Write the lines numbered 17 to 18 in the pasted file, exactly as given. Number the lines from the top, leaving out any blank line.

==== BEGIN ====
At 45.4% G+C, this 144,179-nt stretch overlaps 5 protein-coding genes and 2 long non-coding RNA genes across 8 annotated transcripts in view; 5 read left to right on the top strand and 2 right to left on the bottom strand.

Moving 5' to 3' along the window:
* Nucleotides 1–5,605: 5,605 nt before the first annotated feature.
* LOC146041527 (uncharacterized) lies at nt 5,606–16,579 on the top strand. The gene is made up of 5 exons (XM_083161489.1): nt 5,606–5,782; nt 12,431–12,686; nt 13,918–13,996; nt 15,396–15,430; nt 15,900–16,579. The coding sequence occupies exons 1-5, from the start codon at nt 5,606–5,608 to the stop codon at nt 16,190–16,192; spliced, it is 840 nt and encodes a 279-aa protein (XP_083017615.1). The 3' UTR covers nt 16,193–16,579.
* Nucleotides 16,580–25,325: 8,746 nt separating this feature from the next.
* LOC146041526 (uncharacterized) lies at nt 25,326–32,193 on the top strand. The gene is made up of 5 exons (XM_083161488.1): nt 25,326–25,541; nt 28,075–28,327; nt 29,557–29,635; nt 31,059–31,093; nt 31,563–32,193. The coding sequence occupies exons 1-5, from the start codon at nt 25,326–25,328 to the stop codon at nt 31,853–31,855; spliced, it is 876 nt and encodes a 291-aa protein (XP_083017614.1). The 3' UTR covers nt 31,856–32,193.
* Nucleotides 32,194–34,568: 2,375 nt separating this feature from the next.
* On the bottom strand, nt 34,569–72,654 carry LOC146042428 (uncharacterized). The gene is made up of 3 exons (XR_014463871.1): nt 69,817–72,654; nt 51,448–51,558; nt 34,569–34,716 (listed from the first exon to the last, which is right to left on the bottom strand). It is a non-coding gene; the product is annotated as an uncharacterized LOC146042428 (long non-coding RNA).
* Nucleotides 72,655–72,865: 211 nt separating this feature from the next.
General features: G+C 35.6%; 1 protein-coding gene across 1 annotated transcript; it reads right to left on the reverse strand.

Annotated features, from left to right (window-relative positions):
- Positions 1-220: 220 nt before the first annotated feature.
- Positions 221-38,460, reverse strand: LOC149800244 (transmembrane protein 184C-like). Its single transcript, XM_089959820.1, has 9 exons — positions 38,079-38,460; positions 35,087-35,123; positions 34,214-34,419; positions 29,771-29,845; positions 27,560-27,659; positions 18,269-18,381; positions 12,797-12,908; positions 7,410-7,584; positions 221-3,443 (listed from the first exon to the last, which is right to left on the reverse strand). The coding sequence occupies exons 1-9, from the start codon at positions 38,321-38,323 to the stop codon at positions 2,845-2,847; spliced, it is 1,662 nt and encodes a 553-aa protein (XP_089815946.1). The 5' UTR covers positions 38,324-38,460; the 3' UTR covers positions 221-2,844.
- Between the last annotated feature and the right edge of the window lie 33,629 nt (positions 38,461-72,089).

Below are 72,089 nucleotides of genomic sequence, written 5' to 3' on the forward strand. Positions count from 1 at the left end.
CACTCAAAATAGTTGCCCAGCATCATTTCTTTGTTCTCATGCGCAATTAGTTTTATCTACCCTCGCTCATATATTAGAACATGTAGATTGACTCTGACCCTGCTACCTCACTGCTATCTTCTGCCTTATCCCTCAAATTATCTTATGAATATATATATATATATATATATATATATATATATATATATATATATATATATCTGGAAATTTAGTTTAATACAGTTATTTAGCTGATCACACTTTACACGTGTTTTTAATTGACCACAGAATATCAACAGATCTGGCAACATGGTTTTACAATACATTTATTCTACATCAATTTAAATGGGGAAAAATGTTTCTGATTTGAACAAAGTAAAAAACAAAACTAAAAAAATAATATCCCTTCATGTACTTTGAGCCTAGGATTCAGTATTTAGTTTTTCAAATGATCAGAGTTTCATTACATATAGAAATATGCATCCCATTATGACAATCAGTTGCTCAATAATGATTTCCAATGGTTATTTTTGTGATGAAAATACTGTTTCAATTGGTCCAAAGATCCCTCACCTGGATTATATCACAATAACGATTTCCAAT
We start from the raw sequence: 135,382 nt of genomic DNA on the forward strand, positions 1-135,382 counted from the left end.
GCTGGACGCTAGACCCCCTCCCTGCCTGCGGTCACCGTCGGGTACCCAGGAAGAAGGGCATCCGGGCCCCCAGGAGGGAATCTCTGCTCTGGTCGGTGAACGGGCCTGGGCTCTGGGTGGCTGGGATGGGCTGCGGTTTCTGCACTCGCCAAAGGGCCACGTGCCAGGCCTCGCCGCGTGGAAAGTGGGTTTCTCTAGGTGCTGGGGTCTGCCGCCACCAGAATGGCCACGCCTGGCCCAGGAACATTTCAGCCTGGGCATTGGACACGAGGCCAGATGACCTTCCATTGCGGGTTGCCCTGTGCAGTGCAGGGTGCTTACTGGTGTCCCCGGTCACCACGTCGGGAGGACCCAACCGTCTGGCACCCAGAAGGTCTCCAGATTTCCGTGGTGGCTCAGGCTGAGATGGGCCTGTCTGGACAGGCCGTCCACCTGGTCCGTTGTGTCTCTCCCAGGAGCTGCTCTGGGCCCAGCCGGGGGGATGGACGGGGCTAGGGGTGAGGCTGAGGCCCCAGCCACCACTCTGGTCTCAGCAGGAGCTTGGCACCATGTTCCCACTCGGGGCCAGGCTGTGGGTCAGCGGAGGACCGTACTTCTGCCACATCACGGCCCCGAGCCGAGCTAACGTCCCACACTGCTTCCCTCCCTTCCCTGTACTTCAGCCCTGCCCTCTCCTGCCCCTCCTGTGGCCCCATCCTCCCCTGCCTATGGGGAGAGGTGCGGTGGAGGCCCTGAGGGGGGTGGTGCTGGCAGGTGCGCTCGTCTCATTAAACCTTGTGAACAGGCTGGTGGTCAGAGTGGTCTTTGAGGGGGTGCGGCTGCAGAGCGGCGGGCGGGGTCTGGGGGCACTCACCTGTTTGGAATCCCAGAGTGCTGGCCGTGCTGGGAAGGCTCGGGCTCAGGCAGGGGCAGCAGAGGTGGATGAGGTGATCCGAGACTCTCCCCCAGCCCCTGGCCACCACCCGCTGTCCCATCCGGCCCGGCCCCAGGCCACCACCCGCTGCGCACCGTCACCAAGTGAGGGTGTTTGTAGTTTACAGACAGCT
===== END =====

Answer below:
We start from the raw sequence: 135,382 nt of genomic DNA on the forward strand, positions 1-135,382 counted from the left end.
GCTGGACGCTAGACCCCCTCCCTGCCTGCGGTCACCGTCGGGTACCCAGGAAGAAGGGCATCCGGGCCCCCAGGAGGGAATCTCTGCTCTGGTCGGTGAACGGGCCTGGGCTCTGGGTGGCTGGGATGGGCTGCGGTTTCTGCACTCGCCAAAGGGCCACGTGCCAGGCCTCGCCGCGTGGAAAGTGGGTTTCTCTAGGTGCTGGGGTCTGCCGCCACCAGAATGGCCACGCCTGGCCCAGGAACATTTCAGCCTGGGCATTGGACACGAGGCCAGATGACCTTCCATTGCGGGTTGCCCTGTGCAGTGCAGGGTGCTTACTGGTGTCCCCGGTCACCACGTCGGGAGGACCCAACCGTCTGGCACCCAGAAGGTCTCCAGATTTCCGTGGTGGCTCAGGCTGAGATGGGCCTGTCTGGACAGGCCGTCCACCTGGTCCGTTGTGTCTCTCCCAGGAGCTGCTCTGGGCCCAGCCGGGGGGATGGACGGGGCTAGGGGTGAGGCTGAGGCCCCAGCCACCACTCTGGTCTCAGCAGGAGCTTGGCACCATGTTCCCACTCGGGGCCAGGCTGTGGGTCAGCGGAGGACCGTACTTCTGCCACATCACGGCCCCGAGCCGAGCTAACGTCCCACACTGCTTCCCTCCCTTCCCTGTACTTCAGCCCTGCCCTCTCCTGCCCCTCCTGTGGCCCCATCCTCCCCTGCCTATGGGGAGAGGTGCGGTGGAGGCCCTGAGGGGGGTGGTGCTGGCAGGTGCGCTCGTCTCATTAAACCTTGTGAACAGGCTGGTGGTCAGAGTGGTCTTTGAGGGGGTGCGGCTGCAGAGCGGCGGGCGGGGTCTGGGGGCACTCACCTGTTTGGAATCCCAGAGTGCTGGCCGTGCTGGGAAGGCTCGGGCTCAGGCAGGGGCAGCAGAGGTGGATGAGGTGATCCGAGACTCTCCCCCAGCCCCTGGCCACCACCCGCTGTCCCATCCGGCCCGGCCCCAGGCCACCACCCGCTGCGCACCGTCACCAAGTGAGGGTGTTTGTAGTTTACAGACAGCT